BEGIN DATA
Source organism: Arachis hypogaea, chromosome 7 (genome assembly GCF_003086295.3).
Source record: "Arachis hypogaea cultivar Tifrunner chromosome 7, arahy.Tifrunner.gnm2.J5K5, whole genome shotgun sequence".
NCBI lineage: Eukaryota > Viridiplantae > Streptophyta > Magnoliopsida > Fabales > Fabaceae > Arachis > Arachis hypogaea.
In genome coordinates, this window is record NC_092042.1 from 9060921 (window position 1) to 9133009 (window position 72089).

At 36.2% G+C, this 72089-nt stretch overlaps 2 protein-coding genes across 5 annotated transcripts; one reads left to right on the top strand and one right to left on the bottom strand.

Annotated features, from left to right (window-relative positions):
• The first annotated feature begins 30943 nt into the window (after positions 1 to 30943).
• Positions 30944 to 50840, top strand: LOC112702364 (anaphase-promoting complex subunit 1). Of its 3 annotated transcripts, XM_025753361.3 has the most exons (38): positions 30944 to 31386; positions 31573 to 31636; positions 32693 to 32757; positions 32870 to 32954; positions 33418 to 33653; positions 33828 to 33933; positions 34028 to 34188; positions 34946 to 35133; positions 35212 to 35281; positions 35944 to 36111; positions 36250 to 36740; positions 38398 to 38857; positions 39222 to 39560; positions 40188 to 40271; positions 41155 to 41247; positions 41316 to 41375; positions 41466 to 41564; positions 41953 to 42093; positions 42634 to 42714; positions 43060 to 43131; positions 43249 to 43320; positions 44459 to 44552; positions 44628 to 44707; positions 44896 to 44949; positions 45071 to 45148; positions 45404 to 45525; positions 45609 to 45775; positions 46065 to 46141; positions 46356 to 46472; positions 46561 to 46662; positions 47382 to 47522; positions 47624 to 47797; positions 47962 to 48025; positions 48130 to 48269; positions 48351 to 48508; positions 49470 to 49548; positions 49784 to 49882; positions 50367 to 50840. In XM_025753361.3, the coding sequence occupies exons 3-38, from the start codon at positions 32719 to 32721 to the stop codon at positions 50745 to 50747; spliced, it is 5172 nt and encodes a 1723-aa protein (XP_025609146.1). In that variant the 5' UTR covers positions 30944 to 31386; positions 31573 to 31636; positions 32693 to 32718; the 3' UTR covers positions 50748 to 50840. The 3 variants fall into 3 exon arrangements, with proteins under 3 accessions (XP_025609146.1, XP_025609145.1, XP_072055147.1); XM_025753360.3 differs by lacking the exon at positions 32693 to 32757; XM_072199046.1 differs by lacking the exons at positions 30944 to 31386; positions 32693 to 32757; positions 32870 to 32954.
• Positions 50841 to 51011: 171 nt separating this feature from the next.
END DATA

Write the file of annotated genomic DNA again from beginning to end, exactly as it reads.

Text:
Source organism: Arachis hypogaea, chromosome 7 (genome assembly GCF_003086295.3).
Source record: "Arachis hypogaea cultivar Tifrunner chromosome 7, arahy.Tifrunner.gnm2.J5K5, whole genome shotgun sequence".
NCBI lineage: Eukaryota > Viridiplantae > Streptophyta > Magnoliopsida > Fabales > Fabaceae > Arachis > Arachis hypogaea.
In genome coordinates, this window is record NC_092042.1 from 9060921 (window position 1) to 9133009 (window position 72089).

At 36.2% G+C, this 72089-nt stretch overlaps 2 protein-coding genes across 5 annotated transcripts; one reads left to right on the top strand and one right to left on the bottom strand.

Annotated features, from left to right (window-relative positions):
• The first annotated feature begins 30943 nt into the window (after positions 1 to 30943).
• Positions 30944 to 50840, top strand: LOC112702364 (anaphase-promoting complex subunit 1). Of its 3 annotated transcripts, XM_025753361.3 has the most exons (38): positions 30944 to 31386; positions 31573 to 31636; positions 32693 to 32757; positions 32870 to 32954; positions 33418 to 33653; positions 33828 to 33933; positions 34028 to 34188; positions 34946 to 35133; positions 35212 to 35281; positions 35944 to 36111; positions 36250 to 36740; positions 38398 to 38857; positions 39222 to 39560; positions 40188 to 40271; positions 41155 to 41247; positions 41316 to 41375; positions 41466 to 41564; positions 41953 to 42093; positions 42634 to 42714; positions 43060 to 43131; positions 43249 to 43320; positions 44459 to 44552; positions 44628 to 44707; positions 44896 to 44949; positions 45071 to 45148; positions 45404 to 45525; positions 45609 to 45775; positions 46065 to 46141; positions 46356 to 46472; positions 46561 to 46662; positions 47382 to 47522; positions 47624 to 47797; positions 47962 to 48025; positions 48130 to 48269; positions 48351 to 48508; positions 49470 to 49548; positions 49784 to 49882; positions 50367 to 50840. In XM_025753361.3, the coding sequence occupies exons 3-38, from the start codon at positions 32719 to 32721 to the stop codon at positions 50745 to 50747; spliced, it is 5172 nt and encodes a 1723-aa protein (XP_025609146.1). In that variant the 5' UTR covers positions 30944 to 31386; positions 31573 to 31636; positions 32693 to 32718; the 3' UTR covers positions 50748 to 50840. The 3 variants fall into 3 exon arrangements, with proteins under 3 accessions (XP_025609146.1, XP_025609145.1, XP_072055147.1); XM_025753360.3 differs by lacking the exon at positions 32693 to 32757; XM_072199046.1 differs by lacking the exons at positions 30944 to 31386; positions 32693 to 32757; positions 32870 to 32954.
• Positions 50841 to 51011: 171 nt separating this feature from the next.